The old rule of thumb was to drink eight, 8-ounce glasses of water a day. This was set in place primarily because it’s easy to remember: 8 x 8, water is great! According to the Mayo Clinic, an adequate intake for men is closer to 13 cups of water, while for women it’s only nine. This number increases when you add exercise (two more cups), weather (hot or cold), and/or illness.
Unfortunately, cold weather in winter makes it tough to want to hydrate, even though this is the time of year we need it most. (Just ask your dry skin and chapped lips!) Try some of our tips to stay hydrated and healthy this winter.
1. Make It a Goal
Consciously decide you want to drink more water, and you can create a healthy habit. Invite your family and friends to join you—you could even turn it into a competition. Make a schedule—you could even write it out directly on your water bottle. There are many apps that can help you track your water intake, like Waterlogged or Water Your Body for Android. Try to replace every soda you might have with a glass of water, and see how you feel after a week.
2. Drink Tea
Tea is a great way to drink more water. The hot water is inviting on a chilly day, and gentle tea flavor can be invigorating. Plus all those other great benefits of tea. Studies show that having one cup of green tea a day can greatly increase your immune system function. You could even experiment with herbal teas—mixing up your own “tea” (it’s not real tea without tea leaves) with fresh or frozen fruit, or some slices of ginger root for added health benefits!
3. Keep It Nearby and Visible
You’re much more likely to drink water from your stainless steel or BPA free water bottle than walking all the way across the building to the water fountain. Don’t give yourself any excuses. Keep water at your desk, in your bag, or even better, right in front of you!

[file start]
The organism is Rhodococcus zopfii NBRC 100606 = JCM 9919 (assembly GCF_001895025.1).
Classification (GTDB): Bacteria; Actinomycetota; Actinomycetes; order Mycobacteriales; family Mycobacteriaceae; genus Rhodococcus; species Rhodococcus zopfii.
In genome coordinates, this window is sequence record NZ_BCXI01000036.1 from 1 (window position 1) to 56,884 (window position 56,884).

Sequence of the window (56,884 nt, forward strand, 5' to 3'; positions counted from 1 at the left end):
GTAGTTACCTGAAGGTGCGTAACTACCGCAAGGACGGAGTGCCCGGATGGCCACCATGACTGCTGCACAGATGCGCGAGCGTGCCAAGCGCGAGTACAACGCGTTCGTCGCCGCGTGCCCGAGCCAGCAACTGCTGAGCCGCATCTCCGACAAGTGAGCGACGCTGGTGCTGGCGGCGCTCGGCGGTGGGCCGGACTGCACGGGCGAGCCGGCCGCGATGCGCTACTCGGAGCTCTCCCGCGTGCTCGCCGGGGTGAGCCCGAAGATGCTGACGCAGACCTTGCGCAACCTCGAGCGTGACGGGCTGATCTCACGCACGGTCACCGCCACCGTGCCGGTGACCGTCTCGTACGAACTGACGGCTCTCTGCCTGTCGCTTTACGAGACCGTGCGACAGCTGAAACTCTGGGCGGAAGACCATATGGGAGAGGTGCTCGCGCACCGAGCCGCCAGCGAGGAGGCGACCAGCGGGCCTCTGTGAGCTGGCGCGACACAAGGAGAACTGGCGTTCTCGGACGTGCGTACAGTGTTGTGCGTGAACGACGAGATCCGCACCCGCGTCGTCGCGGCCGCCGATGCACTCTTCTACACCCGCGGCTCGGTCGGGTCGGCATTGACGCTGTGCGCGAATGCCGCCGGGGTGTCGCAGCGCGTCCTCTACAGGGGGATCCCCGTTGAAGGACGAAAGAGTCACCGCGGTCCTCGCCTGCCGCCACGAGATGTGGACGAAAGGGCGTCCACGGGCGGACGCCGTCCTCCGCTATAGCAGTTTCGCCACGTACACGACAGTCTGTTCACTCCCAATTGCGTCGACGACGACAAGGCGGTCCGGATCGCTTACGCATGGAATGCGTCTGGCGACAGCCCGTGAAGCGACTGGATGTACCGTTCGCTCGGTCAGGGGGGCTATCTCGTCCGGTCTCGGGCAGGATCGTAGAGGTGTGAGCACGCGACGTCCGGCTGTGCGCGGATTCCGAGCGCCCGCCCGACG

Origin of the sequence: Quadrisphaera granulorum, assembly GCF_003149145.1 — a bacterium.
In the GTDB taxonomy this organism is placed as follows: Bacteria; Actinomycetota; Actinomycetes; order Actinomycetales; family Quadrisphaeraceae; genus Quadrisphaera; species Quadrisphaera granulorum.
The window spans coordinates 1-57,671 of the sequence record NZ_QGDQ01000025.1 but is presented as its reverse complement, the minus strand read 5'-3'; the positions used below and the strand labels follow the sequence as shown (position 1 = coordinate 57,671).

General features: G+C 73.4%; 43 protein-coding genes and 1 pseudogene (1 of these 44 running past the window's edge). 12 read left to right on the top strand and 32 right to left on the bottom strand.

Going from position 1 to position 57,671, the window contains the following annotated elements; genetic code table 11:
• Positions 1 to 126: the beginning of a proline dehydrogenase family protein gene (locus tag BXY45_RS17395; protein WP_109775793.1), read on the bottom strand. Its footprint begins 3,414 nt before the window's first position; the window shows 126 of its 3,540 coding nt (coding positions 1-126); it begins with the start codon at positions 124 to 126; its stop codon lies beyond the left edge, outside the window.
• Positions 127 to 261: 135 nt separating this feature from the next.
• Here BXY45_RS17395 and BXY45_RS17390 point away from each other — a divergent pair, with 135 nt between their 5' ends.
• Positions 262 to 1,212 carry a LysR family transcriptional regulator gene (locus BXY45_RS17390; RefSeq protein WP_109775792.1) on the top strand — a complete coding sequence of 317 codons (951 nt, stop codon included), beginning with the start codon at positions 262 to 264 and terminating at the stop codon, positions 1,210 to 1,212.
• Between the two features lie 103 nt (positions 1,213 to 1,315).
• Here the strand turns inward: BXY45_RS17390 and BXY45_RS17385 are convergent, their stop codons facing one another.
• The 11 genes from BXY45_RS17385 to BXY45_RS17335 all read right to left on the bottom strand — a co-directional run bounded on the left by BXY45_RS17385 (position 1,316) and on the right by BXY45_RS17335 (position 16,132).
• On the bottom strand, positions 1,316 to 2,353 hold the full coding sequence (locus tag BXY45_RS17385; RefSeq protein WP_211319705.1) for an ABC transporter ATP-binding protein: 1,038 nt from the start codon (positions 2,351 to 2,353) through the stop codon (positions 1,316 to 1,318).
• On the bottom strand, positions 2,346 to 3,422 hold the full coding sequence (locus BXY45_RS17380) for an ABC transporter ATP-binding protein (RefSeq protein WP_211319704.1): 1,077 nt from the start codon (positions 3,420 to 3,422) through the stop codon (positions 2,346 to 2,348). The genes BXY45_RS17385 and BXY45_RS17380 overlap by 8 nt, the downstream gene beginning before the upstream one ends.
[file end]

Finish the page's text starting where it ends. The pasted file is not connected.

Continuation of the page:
4. Drink Almond, Soy, Coconut or Other Non-Dairy Milks
Non-dairy milks are made of ground meal from almonds, coconut meat, hemp seeds or soybeans, which is then infused with water and strained. Almonds, soy, coconut and hemp all have great nutritional benefits on their own, so a glass of one of these milks will give you a vitamin boost without filling you up with protein and fats like dairy milk does. You can also learn to make your own almond milk.
Bonus: Hot almond milk with cinnamon and honey? Delicious.
5. Just Drink Water: Before and After Meals
More than anything else, drinking water before and after a meal can give you some structure to your drinking schedule. You may not realize you haven’t had anything to drink all morning until lunchtime rolls around. If you make it a point to drink 16 to 32 ounces of water at lunchtime, you'll be two to four cups closer to your goal! This is also one method for healthy weight loss, as you may find you eat less. Warmer water, even just at room temperature, can greatly aid your digestion as well. According to Livestrong, cold beverages are removed from the stomach much more quickly than warm drinks, thus not doing much for your system.
Coconut water (different from coconut milk) falls under a slightly different category. This is the liquid taken directly from a young (green) coconut. This is also a great hydrating beverage—often praised as a good substitute for Gatorade or other sugary post-sport drinks. It is hydrating, thirst quenching and full of natural electrolytes.
6. Eat Spicy Foods
You can “trick” yourself into drinking more water by adding some red pepper flakes to your meal, giving a simple dish a kick of spice. That spice will have you reaching for a glass of water in no time!
7. Serve Soups